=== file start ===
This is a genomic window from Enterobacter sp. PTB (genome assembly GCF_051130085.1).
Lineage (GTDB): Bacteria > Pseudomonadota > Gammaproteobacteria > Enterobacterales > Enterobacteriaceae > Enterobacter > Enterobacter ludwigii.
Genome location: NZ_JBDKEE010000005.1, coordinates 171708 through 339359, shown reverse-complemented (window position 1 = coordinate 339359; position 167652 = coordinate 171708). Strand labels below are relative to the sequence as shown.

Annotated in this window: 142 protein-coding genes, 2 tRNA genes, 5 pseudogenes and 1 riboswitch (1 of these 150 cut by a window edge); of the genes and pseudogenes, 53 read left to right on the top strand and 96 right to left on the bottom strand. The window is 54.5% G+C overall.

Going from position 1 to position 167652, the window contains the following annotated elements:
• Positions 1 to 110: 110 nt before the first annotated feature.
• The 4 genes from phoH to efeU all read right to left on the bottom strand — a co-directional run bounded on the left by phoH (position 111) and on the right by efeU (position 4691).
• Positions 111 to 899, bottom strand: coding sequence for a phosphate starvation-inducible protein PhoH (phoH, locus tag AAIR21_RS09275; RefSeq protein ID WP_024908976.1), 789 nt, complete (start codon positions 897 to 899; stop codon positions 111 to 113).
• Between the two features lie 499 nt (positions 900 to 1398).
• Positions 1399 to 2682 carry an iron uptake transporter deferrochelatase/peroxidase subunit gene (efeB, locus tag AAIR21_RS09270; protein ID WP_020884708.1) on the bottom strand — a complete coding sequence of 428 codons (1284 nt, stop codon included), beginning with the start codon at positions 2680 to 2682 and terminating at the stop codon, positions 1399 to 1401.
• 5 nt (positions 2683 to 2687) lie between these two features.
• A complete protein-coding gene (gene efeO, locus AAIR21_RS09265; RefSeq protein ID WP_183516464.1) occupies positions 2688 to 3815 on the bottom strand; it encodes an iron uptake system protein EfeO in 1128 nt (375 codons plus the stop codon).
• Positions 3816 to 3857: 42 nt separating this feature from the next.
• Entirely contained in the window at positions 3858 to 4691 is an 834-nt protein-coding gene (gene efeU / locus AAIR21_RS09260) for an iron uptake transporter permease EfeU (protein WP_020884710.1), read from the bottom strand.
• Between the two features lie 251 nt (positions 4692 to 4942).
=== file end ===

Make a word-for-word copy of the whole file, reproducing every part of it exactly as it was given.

This is a genomic window from Enterobacter sp. PTB (genome assembly GCF_051130085.1).
Lineage (GTDB): Bacteria > Pseudomonadota > Gammaproteobacteria > Enterobacterales > Enterobacteriaceae > Enterobacter > Enterobacter ludwigii.
Genome location: NZ_JBDKEE010000005.1, coordinates 171708 through 339359, shown reverse-complemented (window position 1 = coordinate 339359; position 167652 = coordinate 171708). Strand labels below are relative to the sequence as shown.

Annotated in this window: 142 protein-coding genes, 2 tRNA genes, 5 pseudogenes and 1 riboswitch (1 of these 150 cut by a window edge); of the genes and pseudogenes, 53 read left to right on the top strand and 96 right to left on the bottom strand. The window is 54.5% G+C overall.

Going from position 1 to position 167652, the window contains the following annotated elements:
• Positions 1 to 110: 110 nt before the first annotated feature.
• The 4 genes from phoH to efeU all read right to left on the bottom strand — a co-directional run bounded on the left by phoH (position 111) and on the right by efeU (position 4691).
• Positions 111 to 899, bottom strand: coding sequence for a phosphate starvation-inducible protein PhoH (phoH, locus tag AAIR21_RS09275; RefSeq protein ID WP_024908976.1), 789 nt, complete (start codon positions 897 to 899; stop codon positions 111 to 113).
• Between the two features lie 499 nt (positions 900 to 1398).
• Positions 1399 to 2682 carry an iron uptake transporter deferrochelatase/peroxidase subunit gene (efeB, locus tag AAIR21_RS09270; protein ID WP_020884708.1) on the bottom strand — a complete coding sequence of 428 codons (1284 nt, stop codon included), beginning with the start codon at positions 2680 to 2682 and terminating at the stop codon, positions 1399 to 1401.
• 5 nt (positions 2683 to 2687) lie between these two features.
• A complete protein-coding gene (gene efeO, locus AAIR21_RS09265; RefSeq protein ID WP_183516464.1) occupies positions 2688 to 3815 on the bottom strand; it encodes an iron uptake system protein EfeO in 1128 nt (375 codons plus the stop codon).
• Positions 3816 to 3857: 42 nt separating this feature from the next.
• Entirely contained in the window at positions 3858 to 4691 is an 834-nt protein-coding gene (gene efeU / locus AAIR21_RS09260) for an iron uptake transporter permease EfeU (protein WP_020884710.1), read from the bottom strand.
• Between the two features lie 251 nt (positions 4692 to 4942).